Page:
The Federal Reserve and BofA Initiate a Coup to Dump Billions of Dollars on US taxpay

Discussion in 'Media' started by hvactec, Oct 19, 2011.

  1. hvactec
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    BofA Said to Split Regulators Over Moving Merrill Derivatives to Bank Unit

    Bank of America Corp. (BAC), hit by a credit downgrade last month, has moved derivatives from its Merrill Lynch unit to a subsidiary flush with insured deposits, according to people with direct knowledge of the situation.

    The Federal Reserve and Federal Deposit Insurance Corp. disagree over the transfers, which are being requested by counterparties, said the people, who asked to remain anonymous because they weren’t authorized to speak publicly. The Fed has signaled that it favors moving the derivatives to give relief to the bank holding company, while the FDIC, which would have to pay off depositors in the event of a bank failure, is objecting, said the people. The bank doesn’t believe regulatory approval is needed, said people with knowledge of its position.

    Three years after taxpayers rescued some of the biggest U.S. lenders, regulators are grappling with how to protect FDIC- insured bank accounts from risks generated by investment-banking operations. Bank of America, which got a $45 billion bailout during the financial crisis, had $1.04 trillion in deposits as of midyear, ranking it second among U.S. firms.

    “The concern is that there is always an enormous temptation to dump the losers on the insured institution,” said William Black, professor of economics and law at the University of Missouri-Kansas City and a former bank regulator. “We should have fairly tight restrictions on that.”

    Accommodating Clients

    Jerry Dubrowski, a spokesman for Charlotte, North Carolina- based Bank of America, declined to comment on the transfers or the firm’s discussions with regulators. The company “continues to accommodate the needs of our clients through each of our multiple trading entities, including Bank of America NA,” he said in an e-mailed statement, referring to the company’s deposit-taking unit.

    Barbara Hagenbaugh, a Fed spokeswoman, said she couldn’t discuss supervision of specific institutions. Greg Hernandez, an FDIC spokesman, declined to comment.

    Bank of America posted a $6.2 billion third-quarter profit today, compared with a loss of $7.3 billion a year earlier, as credit quality improved and the firm booked one-time accounting gains. The lender rose 7.3 percent to $6.47 at 1:54 p.m. in New York trading, making it the day’s best performer in the Dow Jones Industrial Average. Credit-default swaps on Bank of America eased 10 basis points to a mid-price of 380 as of 11:49 a.m. in New York, according to broker Phoenix Partners Group.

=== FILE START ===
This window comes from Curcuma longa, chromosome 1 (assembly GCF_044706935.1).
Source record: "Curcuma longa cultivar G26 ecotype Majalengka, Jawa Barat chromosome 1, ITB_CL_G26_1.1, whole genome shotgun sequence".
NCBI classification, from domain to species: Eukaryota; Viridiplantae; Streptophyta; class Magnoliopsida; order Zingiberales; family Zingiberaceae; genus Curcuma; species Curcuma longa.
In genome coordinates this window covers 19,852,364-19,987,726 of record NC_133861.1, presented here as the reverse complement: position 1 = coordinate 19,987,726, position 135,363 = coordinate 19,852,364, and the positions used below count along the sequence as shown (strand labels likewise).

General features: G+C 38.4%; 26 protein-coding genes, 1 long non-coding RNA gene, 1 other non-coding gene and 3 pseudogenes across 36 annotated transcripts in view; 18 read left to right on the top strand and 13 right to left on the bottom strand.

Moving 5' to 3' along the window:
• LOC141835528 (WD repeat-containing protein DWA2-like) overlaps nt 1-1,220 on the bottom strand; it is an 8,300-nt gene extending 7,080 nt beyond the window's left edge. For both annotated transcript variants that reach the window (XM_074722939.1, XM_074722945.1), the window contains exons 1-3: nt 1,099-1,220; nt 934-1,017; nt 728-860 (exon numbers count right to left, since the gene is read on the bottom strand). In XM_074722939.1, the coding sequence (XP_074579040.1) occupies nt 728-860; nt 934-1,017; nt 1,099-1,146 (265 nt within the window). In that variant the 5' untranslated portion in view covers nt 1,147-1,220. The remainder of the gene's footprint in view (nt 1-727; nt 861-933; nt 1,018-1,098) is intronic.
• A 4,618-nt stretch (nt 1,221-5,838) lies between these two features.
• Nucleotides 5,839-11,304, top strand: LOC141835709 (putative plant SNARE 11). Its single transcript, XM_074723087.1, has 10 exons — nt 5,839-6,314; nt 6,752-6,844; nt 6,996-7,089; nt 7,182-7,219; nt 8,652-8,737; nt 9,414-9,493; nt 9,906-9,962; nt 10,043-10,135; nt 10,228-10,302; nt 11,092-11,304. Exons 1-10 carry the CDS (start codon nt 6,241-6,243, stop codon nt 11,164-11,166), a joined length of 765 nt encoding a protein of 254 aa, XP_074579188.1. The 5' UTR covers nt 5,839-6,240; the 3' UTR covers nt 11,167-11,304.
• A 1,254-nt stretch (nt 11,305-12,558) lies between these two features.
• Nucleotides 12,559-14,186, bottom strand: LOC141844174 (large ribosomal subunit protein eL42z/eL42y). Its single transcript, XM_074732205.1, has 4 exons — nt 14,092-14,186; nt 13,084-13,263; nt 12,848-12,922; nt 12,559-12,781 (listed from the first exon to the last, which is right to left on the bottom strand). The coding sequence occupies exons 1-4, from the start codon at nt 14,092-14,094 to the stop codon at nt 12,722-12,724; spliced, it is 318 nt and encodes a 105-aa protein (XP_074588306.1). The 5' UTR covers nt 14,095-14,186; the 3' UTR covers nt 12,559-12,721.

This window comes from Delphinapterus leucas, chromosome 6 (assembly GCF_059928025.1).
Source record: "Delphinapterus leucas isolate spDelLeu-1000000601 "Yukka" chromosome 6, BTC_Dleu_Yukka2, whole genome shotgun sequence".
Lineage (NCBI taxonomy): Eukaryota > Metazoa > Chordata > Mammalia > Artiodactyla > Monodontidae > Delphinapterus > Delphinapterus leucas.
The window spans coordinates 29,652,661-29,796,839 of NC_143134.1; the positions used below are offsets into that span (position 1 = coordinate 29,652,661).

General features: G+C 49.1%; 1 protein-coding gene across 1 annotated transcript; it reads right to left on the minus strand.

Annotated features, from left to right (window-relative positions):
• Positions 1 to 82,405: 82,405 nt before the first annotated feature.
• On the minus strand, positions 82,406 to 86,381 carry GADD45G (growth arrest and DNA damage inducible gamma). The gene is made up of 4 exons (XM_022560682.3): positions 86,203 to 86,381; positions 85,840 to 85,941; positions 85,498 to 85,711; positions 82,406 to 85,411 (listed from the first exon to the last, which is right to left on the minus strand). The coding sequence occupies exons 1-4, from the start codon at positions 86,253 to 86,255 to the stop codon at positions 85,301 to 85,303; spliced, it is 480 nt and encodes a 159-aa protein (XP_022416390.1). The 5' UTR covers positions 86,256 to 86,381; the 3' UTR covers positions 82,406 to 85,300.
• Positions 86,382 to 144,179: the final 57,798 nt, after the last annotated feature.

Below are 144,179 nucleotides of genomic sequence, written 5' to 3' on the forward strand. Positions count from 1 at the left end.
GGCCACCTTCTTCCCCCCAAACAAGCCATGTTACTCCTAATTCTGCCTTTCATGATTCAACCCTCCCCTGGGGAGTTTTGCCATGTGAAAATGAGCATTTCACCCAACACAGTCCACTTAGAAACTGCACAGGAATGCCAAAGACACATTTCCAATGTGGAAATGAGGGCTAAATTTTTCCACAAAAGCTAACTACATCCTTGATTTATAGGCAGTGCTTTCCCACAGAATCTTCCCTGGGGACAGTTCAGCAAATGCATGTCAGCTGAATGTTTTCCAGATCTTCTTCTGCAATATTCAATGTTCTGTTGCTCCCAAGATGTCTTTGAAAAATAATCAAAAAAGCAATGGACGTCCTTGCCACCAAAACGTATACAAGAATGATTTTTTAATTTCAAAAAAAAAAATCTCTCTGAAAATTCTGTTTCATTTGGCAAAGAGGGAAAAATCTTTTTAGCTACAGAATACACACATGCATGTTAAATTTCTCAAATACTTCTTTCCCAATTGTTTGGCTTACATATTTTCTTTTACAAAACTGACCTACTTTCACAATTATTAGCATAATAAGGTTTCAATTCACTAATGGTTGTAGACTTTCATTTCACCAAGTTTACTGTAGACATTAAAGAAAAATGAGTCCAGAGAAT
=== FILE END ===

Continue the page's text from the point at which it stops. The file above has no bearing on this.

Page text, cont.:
read more BofA Said to Split Regulators Over Moving Merrill Derivatives to Bank Unit - Bloomberg
     
  2. editec
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    editec Mr. Forgot-it-All

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    Great, just great.

    This is why separating commercial banks from saving banks was a good idea in the first place.

    We are SO hosed.
     
  3. hvactec
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    By Repealing Glass-Steagall, Gramm-Leach-Bliley Made "Too Big To Fail" Banks Possible. As reported by the Huffington Post: "On the 10th anniversary of Congress voting to repeal the law that had long separated Main Street commercial banking from Wall Street investment banking, current members of the body are talking about ways to potentially bring it back. A return to the Depression-era law -- known as Glass-Steagall -- is now being seriously discussed. Some leading economists and financial thinkers point to its repeal as a precipitator of the current crisis, because it enabled banks to become 'too big to fail.' [...] On November 5, 1999, when Congress passed the bill repealing Glass-Steagall, it was hailed as something that would provide the country with the "opportunity to dominate" the new century. The bill was the Gramm-Leach-Bliley Act of 1999, and it enabled banks to engage in the kind of activities that had been largely prohibited since the Great Depression." [Huffington Post, 11/5/09]
    10 Years Ago Today, Congress Allowed For "Too Big To Fail"

    Then-Senator Phil Gramm "Inserted A Key Provision Into The 2000 Commodity Futures Modernization Act That Exempted...Derivatives Such As Credit Default Swaps From Regulation." As reported by Time: "As chairman of the Senate Banking Committee from 1995 through 2000, Gramm was Washington's most prominent and outspoken champion of financial deregulation. He played the leading role in writing and pushing through Congress the 1999 repeal of the Depression-era Glass-Steagall Act that separated commercial banks from Wall Street, and he inserted a key provision into the 2000 Commodity Futures Modernization Act that exempted over-the-counter derivatives such as credit-default swaps from regulation by the Commodity Futures Trading Commission (CFTC)." [Time, 1/24/09]
    Phil Gramm Says the Banking Crisis Is (Mostly) Not His Fault - TIME

    Financial Instruments Insulated Mortgage Originators And Securities Traders From The Risks Of The Loans They Made And Traded. From a Businessweek op-ed by business consultant Michael Watkins: "Securitization of mortgages into collateralized debt obligations (CDOs) decoupled mortgage originators (brokers and others) from the credit risks of the loans they were writing. At the same time, U.S. investment law shielded sellers of these securities from the legal consequences of fraud by originators. This introduced corrosive conflicts of interest into the system." [Businessweek, 12/17/07]
    Subprime: A Predictable Surprise
     

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